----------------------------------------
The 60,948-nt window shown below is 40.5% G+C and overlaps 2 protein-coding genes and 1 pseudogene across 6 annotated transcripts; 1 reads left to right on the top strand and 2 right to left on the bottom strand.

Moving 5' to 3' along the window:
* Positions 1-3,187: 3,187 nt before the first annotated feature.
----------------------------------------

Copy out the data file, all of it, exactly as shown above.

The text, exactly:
The 60,948-nt window shown below is 40.5% G+C and overlaps 2 protein-coding genes and 1 pseudogene across 6 annotated transcripts; 1 reads left to right on the top strand and 2 right to left on the bottom strand.

Moving 5' to 3' along the window:
* Positions 1-3,187: 3,187 nt before the first annotated feature.